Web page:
Space weathering on inner planetary surface analogues induced by swift multicharged heavy ion bombardment

1,2,3R.Martinez,1A.Agnihotri,3E.F.da Silveira,4M.E.Palumbo,4G.Strazzulla,1P.Boduch,1A.Domaracka,1H.Rothard
Icarus (in Press) Link to Article []
1Centre de Recherche sur les Ions, les Matériaux et la Photonique, Normandie University, ENSICAEN, UNICAEN, CEA, CNRS, CIMAP, 14000 Caen, France
2Physics Department, Universidade Federal do Amapá, Brazil
3Physics Department, Pontifícia Universidade Católica do Rio de Janeiro, Rua Marquês de São Vicente 225, 22453-900 Rio de Janeiro, RJ, Brazil
4INAF-Osservatorio Astrofisico di Catania, Italy
Copyright Elsevier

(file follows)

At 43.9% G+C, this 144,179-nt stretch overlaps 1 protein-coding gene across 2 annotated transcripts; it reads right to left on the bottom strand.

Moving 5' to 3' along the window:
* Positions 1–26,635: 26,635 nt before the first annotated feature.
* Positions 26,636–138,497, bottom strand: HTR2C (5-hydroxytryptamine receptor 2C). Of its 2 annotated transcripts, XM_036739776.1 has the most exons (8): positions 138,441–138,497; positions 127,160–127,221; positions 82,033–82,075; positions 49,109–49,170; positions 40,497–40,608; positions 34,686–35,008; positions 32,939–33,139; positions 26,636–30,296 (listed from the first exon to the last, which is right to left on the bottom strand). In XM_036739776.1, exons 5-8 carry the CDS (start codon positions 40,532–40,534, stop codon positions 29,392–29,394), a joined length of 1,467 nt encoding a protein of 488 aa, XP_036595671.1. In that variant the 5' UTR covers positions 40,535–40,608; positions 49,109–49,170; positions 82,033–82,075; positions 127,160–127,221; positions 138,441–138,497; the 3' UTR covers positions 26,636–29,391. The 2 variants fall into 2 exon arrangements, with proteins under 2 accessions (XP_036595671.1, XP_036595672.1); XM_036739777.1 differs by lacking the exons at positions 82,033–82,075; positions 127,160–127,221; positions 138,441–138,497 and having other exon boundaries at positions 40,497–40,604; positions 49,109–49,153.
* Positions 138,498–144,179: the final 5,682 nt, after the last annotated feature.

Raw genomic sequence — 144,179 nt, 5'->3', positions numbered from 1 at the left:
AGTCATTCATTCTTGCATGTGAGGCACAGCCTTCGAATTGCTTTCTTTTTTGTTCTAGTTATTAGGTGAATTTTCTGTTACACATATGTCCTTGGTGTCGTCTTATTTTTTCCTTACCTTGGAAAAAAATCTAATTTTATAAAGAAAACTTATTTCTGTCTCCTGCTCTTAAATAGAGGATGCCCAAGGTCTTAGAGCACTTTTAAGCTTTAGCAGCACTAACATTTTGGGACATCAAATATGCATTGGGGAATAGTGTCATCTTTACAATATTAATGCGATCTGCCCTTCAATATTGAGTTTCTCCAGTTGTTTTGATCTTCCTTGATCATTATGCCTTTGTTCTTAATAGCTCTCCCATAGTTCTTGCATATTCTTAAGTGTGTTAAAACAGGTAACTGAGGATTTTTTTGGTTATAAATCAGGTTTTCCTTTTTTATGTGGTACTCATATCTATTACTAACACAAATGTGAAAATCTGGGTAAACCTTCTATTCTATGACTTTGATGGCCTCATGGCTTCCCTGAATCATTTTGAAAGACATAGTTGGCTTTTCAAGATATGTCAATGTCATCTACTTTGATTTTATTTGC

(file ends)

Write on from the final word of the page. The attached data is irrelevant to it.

Silicates are ubiquitous in space. They dominate the surfaces of the inner rocky planets (Mercury in the case of the Solar System), the Moon, and asteroids, forming the major part of the non-volatile material. The physical and chemical properties of the rocky surfaces are determined not only by their initial composition but also by the processes occurring on them. Here we discuss one of these processes; irradiation by energetic cosmic particles that induces many effects among which structural changes and sputtering, the latter contributing to the formation of exospheres. In the current work we report the results of experiments conducted on anorthite, jadeite and nepheline silicates that have been irradiated with energetic heavy ions with the aim to better understand the interaction of galactic cosmic rays, solar wind, and solar energetic particles with planetary and small body surfaces. The sputtering effects induced by energetic (MeV/u) multicharged heavy ions (e.g., 105Rh and 140Ba) were analyzed by the PDMS-TOF-SIMS technique (plasma desorption mass spectrometry – time-of-flight secondary ion mass spectrometry). Positive and negative secondary ionic species are identified: Na+, K+, Al+, Ca+, SiO2. Ejection of (SiO2)n and (AlSi)Om cluster series are also observed. Less frequent, negative ion yields are one order of magnitude less than positive ones, or greater, which is the case for nepheline, with 0.671 ions impact−1 for positive and 0.126 ions impact−1 for negative ions. The results concerning ejection of ionic species show, for instance, that the Na+/K+ ratio is ~2.5, which is in very good agreement with that observed in the Hermean exosphere found to be ~2.3.


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